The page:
Accessibility 9: Alt Text
When you think about alternative text, it is sometimes better not to think about text at all. Think, instead, about listening. Imagine someone (or remember someone!) who blethers on, and on, and on. What did you listen to; what did you hear? Think, also, about speaking. When you talk to someone, what is it important to get across; what has to stand out?
Alt text needs to sum up what needs to stand out. I might have a terrific image of a graph, with good white space and clear contrasts, excellent labels complementing an efficient colour key, none of which a non-visual user can see. The labels give text that conveys the information with colour, the colour key is a big bonus for those who can perceive colour, the white space lets all sorts of other users ‘manage’ the graph they are trying to read — but all of it presupposes vision.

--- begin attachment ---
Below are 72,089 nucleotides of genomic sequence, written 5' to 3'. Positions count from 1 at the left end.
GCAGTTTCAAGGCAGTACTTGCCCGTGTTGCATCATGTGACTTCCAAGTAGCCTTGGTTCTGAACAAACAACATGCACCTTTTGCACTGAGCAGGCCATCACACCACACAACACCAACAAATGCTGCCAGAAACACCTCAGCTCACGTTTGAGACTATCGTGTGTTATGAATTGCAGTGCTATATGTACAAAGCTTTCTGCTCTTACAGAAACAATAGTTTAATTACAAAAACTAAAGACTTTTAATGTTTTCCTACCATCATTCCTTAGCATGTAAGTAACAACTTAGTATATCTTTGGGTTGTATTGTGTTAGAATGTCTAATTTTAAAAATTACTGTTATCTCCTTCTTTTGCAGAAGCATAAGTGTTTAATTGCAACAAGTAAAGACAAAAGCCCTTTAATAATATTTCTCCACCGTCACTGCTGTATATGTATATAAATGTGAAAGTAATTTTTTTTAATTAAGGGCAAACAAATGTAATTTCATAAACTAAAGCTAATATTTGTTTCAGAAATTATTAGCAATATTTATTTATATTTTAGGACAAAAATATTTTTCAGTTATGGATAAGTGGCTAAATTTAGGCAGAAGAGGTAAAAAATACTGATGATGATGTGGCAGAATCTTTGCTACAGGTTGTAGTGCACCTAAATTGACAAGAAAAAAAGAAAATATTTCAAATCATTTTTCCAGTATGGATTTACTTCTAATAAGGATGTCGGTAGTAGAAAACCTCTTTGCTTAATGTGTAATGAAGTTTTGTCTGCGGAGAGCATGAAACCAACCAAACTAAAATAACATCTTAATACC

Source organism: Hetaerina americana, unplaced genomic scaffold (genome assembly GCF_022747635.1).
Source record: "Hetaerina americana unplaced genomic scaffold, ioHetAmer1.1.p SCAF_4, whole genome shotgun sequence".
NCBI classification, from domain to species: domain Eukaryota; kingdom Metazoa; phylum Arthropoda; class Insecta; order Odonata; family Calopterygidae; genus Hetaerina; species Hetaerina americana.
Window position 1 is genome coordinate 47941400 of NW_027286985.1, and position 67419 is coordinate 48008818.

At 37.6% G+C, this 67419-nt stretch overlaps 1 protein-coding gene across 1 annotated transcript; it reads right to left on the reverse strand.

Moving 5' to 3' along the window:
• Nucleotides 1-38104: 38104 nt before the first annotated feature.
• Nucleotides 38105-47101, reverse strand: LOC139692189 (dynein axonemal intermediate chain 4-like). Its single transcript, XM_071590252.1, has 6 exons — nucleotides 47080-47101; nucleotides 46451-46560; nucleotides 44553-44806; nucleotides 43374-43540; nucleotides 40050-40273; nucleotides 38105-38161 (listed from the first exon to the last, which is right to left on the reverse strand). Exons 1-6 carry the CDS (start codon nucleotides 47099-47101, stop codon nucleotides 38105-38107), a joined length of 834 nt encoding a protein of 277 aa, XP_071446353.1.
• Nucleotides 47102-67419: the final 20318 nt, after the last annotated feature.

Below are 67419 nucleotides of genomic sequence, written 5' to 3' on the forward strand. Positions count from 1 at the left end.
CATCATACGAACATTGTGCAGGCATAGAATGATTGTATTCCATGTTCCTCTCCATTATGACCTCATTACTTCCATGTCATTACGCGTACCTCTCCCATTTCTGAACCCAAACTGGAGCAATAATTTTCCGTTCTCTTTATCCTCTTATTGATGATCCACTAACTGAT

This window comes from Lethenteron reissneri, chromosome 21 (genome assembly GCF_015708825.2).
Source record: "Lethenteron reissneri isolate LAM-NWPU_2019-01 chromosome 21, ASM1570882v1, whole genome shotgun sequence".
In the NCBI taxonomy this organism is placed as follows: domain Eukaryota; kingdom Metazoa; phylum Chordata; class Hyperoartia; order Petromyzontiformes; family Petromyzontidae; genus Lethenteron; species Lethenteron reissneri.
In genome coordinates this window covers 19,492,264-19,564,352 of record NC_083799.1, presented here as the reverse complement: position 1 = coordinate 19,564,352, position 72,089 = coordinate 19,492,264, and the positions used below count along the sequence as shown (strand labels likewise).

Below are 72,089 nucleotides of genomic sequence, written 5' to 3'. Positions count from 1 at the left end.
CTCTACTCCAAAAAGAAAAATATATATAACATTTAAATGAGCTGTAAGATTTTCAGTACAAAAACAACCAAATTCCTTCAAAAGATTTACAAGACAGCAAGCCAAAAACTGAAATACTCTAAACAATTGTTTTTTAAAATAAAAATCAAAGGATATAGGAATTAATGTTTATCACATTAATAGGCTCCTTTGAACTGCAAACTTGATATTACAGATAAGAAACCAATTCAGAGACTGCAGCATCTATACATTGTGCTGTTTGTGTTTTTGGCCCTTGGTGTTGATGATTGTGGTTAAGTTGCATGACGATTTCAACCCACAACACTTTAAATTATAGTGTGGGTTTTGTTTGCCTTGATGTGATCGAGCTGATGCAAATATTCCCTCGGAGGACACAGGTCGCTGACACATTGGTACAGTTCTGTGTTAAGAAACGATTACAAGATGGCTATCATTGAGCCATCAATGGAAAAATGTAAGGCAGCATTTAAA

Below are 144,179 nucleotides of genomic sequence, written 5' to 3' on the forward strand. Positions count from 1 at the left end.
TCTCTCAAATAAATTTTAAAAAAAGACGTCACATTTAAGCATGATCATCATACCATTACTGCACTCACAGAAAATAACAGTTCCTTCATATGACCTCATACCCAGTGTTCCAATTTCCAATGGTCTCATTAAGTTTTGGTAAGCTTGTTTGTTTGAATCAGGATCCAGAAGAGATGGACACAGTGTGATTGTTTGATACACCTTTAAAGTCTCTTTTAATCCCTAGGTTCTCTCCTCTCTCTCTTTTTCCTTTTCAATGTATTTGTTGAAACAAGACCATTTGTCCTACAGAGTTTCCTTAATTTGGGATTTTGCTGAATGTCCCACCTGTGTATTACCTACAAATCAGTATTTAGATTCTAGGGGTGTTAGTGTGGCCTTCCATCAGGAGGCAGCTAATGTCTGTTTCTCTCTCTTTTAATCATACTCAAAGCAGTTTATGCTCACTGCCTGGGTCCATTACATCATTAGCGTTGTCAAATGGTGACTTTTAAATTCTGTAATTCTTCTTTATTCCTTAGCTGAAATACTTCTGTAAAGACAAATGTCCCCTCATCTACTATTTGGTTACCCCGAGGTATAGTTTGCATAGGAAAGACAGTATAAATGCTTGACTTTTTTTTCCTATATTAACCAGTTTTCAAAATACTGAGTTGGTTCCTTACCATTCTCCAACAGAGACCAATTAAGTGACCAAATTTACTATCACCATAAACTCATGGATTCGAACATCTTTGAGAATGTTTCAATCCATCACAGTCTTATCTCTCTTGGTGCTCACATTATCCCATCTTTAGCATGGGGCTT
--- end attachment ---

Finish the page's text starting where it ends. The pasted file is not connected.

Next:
It is of some but little use to non-visual users to be told that a graph is describing something, or that it shows something. Instead of describing the visual effects, get to the point. A graph of the mistakes made by BBC live AI subtitling could be given alt text that said just that: ‘a graph of the mistakes made by BBC live AI subtitling’. Having read that alt text, I know nothing. On the other hand, the alternative text could be: ‘graph shows that BBC live subtitling peaks on Fridays’. (Just an example: I do not know if it does.) Writing alternative text means focus on what you are trying to say, not how a picture might have said it.
Alt text can be moody, too. The unseen picture may be there to communicate an atmosphere or emotion, which alt text needs to recreate in only a few words: ‘picture of two people’ just doesn’t cut it. ‘Friends embracing’ might. Alt text for Easy Read can work like this. It communicates the big picture of a situation, not the detail of an argument.
Either way, alt text is not every detail. It has to be short.